A recurring NASA exercise research program is taking applications for a study that requires subjects to lay in bed for 70 days straight and it pays $15,000.
The study titled, “CFT 70 Countermeasure and Functional Testing in Head-Down Tilt Bed Rest,” is completed out of the Johnson Space Center in Houston, Texas. Designed “to test the effectiveness of exercise on loss of muscle, bone and cardiovascular function,” the study claims that bed rest with the head down—the subject’s feet will be elevated higher than the head 24 hours a day—is a great way to simulate space travel without gravity.
Application and Evaluation
Applicants must be within 300 miles of Houston, willing to undertake a modified Air Force Class III physical, and meet various health minimum qualifications. If selected for the study, individuals will go through a baseline physical fitness evaluation. Cardiovascular health, muscle mass, bone density, and lung volume are all tested. The pre-bed-rest period differs based on individual activity levels and lasts anywhere from 14 to 21 days after which strict confinement to a bed is observed.
70 Days in Bed and Recovery
After the 70 day test cycle begins, a regimented daily exercise routine will be implemented, but all exercising takes place on special equipment that can be used lying down. Aerobic exercises use a horizontal treadmill and cardio-cycle while weight lifting uses machines designed for the head-down-feet-up position.
Following the 70 days of non-ambulatory living, the subject is evaluated to determine the amount of physical degeneration that has taken place. A final 14 days is added to the end to allow the study’s scientists to bring the volunteer back to their initial baseline health.
Passing the time day by day is potentially tedious. Subjects are provided with television, computer, internet access, and video games. To prepare for the sudden change to daily routine, researchers suggest coming into the study with goals. Whether applicants wish to pursue an education, learn a language, or start an online business, the time will be available. The study is most interested in monitoring physical changes over time, so stretches of free time are frequent.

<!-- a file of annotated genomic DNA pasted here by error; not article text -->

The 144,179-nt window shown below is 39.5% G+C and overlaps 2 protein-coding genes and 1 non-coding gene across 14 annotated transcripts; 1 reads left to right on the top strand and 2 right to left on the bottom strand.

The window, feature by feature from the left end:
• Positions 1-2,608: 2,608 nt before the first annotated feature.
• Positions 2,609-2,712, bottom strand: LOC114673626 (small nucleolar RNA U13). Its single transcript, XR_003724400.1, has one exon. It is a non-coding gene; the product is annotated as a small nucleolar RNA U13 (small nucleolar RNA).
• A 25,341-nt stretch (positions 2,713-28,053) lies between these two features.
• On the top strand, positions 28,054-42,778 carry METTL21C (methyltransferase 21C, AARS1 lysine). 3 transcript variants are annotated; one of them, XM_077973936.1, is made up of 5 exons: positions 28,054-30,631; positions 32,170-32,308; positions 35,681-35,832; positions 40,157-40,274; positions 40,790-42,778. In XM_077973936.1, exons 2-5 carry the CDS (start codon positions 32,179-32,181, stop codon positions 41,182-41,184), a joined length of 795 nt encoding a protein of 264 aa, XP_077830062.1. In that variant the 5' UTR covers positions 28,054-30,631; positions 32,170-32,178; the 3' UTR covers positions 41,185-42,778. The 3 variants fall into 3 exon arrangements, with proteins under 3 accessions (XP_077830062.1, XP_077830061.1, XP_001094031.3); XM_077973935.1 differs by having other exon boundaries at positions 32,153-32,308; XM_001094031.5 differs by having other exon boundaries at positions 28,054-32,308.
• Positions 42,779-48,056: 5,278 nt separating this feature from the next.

Visitors are allowed on a regular basis and space is provided to store personal belongings. Meals are also provided, obviously, and the diet is tailored to maintain the volunteer’s original body weight with reduced daily activity.
NASA is very invested in the study of perfecting muscle mass maintenance. With much of current research going toward human colonization of other planets, the very real consequences of prolonged low-gravity environmental exposure loom large. The Mars One Foundation, the group that is currently preparing to send human colonists to mars by 2023, has their trainees exercising for three hours daily to prepare for what they believe to be the necessary level of activity to maintain muscle mass in Mars’ gravity that is 62 percent lower than Earth’s. NASA hopes to further the body of research in this area with their continuing study of supine human guinea-pigs attracted by the $15,000 for laying bedridden for more than two months.
NASA has its eye on the moon as well. In a recent announcement that they would be sending an enclosed garden to Earth’s satellite in 2015 NASA scientists stated that they intended to prove to the world that life from Earth—plant life initially—would not only survive off-planet but would thrive. Deep space exploration is not a pipe-dream as far as NASA is concerned, it’s a near-future reality.
At a length of 98 to 106 days, the compensation that the CFT 70 study is offering works out to a daily wage of about $150.00. When added to room, board and the convenience of not having to drive into work every day, this might just be one of the most attractive job offers ever made in the interest of science that doesn’t include experimental drugs or robotic limb transplants. There are worse ways to earn $15,000 dollars than playing video games while lying in bed.
By Matt Darjany
CFT 70 Application